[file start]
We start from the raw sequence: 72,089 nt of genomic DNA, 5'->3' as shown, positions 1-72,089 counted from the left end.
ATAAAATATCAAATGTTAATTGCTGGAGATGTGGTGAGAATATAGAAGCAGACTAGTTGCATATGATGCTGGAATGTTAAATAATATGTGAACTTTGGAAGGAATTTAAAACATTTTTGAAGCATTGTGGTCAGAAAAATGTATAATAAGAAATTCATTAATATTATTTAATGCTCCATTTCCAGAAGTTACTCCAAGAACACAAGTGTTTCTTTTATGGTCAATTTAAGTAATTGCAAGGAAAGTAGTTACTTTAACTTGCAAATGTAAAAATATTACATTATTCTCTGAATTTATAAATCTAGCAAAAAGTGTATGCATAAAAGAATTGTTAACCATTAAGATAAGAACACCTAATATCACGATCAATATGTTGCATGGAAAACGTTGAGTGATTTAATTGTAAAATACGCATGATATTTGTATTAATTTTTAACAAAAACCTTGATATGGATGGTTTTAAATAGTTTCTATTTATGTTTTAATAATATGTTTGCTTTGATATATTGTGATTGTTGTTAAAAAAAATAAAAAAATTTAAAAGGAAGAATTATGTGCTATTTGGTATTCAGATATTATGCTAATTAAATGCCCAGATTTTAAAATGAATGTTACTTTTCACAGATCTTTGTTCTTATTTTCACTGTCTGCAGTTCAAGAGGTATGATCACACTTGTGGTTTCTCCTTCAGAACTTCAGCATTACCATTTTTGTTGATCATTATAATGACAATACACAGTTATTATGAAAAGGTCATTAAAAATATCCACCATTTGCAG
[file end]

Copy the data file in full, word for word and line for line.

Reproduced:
We start from the raw sequence: 72,089 nt of genomic DNA, 5'->3' as shown, positions 1-72,089 counted from the left end.
ATAAAATATCAAATGTTAATTGCTGGAGATGTGGTGAGAATATAGAAGCAGACTAGTTGCATATGATGCTGGAATGTTAAATAATATGTGAACTTTGGAAGGAATTTAAAACATTTTTGAAGCATTGTGGTCAGAAAAATGTATAATAAGAAATTCATTAATATTATTTAATGCTCCATTTCCAGAAGTTACTCCAAGAACACAAGTGTTTCTTTTATGGTCAATTTAAGTAATTGCAAGGAAAGTAGTTACTTTAACTTGCAAATGTAAAAATATTACATTATTCTCTGAATTTATAAATCTAGCAAAAAGTGTATGCATAAAAGAATTGTTAACCATTAAGATAAGAACACCTAATATCACGATCAATATGTTGCATGGAAAACGTTGAGTGATTTAATTGTAAAATACGCATGATATTTGTATTAATTTTTAACAAAAACCTTGATATGGATGGTTTTAAATAGTTTCTATTTATGTTTTAATAATATGTTTGCTTTGATATATTGTGATTGTTGTTAAAAAAAATAAAAAAATTTAAAAGGAAGAATTATGTGCTATTTGGTATTCAGATATTATGCTAATTAAATGCCCAGATTTTAAAATGAATGTTACTTTTCACAGATCTTTGTTCTTATTTTCACTGTCTGCAGTTCAAGAGGTATGATCACACTTGTGGTTTCTCCTTCAGAACTTCAGCATTACCATTTTTGTTGATCATTATAATGACAATACACAGTTATTATGAAAAGGTCATTAAAAATATCCACCATTTGCAG